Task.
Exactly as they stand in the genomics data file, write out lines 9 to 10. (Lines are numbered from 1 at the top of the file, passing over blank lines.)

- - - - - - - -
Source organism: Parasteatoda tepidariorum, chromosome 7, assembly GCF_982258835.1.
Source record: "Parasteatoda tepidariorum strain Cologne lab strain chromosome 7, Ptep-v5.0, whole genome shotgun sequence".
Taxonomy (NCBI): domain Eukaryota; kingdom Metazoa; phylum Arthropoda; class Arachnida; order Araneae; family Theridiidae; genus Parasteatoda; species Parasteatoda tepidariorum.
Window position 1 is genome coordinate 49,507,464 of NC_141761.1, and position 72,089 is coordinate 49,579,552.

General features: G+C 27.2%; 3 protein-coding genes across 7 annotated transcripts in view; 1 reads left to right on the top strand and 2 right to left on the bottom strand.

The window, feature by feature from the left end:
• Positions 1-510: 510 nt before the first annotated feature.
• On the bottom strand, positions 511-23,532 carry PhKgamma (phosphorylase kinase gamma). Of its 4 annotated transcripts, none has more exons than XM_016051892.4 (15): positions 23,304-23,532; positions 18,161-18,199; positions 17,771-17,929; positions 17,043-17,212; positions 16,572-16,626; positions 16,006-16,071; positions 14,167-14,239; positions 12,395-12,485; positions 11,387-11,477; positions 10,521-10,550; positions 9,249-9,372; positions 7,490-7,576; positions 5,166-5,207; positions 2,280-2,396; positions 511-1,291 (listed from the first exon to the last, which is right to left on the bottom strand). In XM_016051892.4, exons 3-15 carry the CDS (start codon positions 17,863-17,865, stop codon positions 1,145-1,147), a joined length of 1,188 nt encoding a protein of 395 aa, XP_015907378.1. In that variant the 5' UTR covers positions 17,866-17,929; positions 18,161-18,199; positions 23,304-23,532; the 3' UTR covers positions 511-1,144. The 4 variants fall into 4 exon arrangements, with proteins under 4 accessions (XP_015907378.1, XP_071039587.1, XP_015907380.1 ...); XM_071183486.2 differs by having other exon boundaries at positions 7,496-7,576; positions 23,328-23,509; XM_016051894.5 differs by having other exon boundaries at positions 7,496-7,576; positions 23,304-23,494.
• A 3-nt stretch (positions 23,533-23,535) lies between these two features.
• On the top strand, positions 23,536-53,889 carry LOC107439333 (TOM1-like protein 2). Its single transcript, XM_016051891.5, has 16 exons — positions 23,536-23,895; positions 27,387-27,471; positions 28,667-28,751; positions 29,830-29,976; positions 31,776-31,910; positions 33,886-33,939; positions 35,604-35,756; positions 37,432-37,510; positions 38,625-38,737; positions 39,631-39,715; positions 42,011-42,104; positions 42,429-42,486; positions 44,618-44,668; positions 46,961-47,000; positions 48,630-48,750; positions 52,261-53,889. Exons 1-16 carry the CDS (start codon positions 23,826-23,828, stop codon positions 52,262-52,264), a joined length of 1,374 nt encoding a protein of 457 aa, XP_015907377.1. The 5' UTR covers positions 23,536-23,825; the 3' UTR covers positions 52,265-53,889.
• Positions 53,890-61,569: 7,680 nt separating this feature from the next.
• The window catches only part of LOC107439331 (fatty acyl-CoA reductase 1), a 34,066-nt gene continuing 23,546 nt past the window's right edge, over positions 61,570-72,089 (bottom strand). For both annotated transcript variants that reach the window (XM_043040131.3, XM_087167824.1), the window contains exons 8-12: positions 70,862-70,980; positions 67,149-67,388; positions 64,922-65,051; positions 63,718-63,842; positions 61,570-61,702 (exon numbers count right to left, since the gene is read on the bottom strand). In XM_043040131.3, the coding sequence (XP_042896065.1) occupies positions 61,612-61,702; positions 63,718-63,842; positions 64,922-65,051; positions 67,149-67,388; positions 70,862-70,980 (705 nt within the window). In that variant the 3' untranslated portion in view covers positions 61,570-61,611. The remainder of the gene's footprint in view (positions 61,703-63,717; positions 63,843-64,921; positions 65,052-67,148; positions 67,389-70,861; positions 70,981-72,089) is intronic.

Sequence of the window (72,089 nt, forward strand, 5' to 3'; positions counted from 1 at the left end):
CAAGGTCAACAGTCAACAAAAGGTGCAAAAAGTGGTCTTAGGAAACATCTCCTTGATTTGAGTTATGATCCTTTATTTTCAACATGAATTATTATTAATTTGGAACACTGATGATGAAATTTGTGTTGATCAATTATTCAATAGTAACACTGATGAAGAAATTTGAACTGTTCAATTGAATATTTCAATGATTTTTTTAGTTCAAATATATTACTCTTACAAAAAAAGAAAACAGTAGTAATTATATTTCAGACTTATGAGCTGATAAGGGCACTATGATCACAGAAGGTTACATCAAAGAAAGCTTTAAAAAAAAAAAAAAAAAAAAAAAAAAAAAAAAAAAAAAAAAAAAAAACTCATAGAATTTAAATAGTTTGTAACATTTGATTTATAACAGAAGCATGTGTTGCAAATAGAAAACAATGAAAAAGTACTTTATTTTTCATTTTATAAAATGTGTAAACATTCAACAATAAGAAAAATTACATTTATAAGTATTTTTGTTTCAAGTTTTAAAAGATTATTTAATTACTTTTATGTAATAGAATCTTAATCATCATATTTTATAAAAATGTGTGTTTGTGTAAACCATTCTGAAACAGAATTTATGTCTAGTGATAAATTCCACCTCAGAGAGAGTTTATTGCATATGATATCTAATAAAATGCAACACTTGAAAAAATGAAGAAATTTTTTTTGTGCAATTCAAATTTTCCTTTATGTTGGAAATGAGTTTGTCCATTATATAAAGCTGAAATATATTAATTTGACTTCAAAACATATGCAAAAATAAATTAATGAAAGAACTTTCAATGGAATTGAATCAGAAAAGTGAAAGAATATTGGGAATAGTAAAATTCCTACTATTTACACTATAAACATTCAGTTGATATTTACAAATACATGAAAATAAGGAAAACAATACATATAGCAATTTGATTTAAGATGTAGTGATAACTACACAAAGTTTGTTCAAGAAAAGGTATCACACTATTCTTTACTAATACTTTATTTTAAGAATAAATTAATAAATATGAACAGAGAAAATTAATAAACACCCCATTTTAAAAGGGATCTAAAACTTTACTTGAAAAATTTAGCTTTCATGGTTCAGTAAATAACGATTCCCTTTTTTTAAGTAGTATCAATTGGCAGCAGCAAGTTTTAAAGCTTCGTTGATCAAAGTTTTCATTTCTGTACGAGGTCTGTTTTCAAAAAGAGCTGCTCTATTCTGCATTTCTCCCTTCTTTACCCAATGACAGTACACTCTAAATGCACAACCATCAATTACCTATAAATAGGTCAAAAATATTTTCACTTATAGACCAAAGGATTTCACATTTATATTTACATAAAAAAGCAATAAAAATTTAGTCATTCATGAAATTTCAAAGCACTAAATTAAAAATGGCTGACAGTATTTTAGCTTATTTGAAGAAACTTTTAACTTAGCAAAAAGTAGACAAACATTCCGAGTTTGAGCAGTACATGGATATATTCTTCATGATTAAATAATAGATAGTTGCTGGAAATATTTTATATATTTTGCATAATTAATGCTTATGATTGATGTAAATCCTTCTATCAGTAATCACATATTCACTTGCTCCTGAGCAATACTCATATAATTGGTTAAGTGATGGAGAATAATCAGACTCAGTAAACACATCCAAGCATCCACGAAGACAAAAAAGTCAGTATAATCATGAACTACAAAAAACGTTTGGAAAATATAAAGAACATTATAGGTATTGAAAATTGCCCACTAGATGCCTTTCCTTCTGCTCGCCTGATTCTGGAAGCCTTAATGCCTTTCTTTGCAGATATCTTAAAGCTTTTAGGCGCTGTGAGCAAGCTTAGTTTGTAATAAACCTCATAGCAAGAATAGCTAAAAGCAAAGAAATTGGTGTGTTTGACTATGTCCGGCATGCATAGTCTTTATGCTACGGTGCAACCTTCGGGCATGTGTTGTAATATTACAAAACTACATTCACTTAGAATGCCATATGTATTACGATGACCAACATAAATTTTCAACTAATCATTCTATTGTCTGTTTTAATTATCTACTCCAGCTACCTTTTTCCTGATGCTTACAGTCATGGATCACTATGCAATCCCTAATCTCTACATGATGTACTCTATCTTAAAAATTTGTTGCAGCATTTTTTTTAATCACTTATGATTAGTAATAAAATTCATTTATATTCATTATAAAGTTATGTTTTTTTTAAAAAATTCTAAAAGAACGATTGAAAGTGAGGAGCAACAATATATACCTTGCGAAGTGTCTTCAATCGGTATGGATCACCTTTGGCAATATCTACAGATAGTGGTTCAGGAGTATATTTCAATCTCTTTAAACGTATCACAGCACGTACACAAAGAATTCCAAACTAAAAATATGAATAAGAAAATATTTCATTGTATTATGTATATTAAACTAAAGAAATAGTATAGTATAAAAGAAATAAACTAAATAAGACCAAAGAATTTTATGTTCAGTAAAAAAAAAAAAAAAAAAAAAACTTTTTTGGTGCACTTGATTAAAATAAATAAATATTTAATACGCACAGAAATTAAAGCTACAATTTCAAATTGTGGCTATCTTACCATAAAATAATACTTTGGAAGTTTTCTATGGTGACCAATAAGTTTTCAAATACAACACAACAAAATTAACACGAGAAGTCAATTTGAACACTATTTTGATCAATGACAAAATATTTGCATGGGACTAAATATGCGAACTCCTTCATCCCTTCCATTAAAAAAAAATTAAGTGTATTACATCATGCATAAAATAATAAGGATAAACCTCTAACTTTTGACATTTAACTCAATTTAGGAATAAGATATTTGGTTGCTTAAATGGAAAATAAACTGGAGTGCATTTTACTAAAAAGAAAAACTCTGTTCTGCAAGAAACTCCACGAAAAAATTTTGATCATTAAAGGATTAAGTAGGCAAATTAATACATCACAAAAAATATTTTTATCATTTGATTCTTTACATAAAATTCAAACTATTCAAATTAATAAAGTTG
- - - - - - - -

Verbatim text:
• A 3-nt stretch (positions 23,533-23,535) lies between these two features.
• On the top strand, positions 23,536-53,889 carry LOC107439333 (TOM1-like protein 2). Its single transcript, XM_016051891.5, has 16 exons — positions 23,536-23,895; positions 27,387-27,471; positions 28,667-28,751; positions 29,830-29,976; positions 31,776-31,910; positions 33,886-33,939; positions 35,604-35,756; positions 37,432-37,510; positions 38,625-38,737; positions 39,631-39,715; positions 42,011-42,104; positions 42,429-42,486; positions 44,618-44,668; positions 46,961-47,000; positions 48,630-48,750; positions 52,261-53,889. Exons 1-16 carry the CDS (start codon positions 23,826-23,828, stop codon positions 52,262-52,264), a joined length of 1,374 nt encoding a protein of 457 aa, XP_015907377.1. The 5' UTR covers positions 23,536-23,825; the 3' UTR covers positions 52,265-53,889.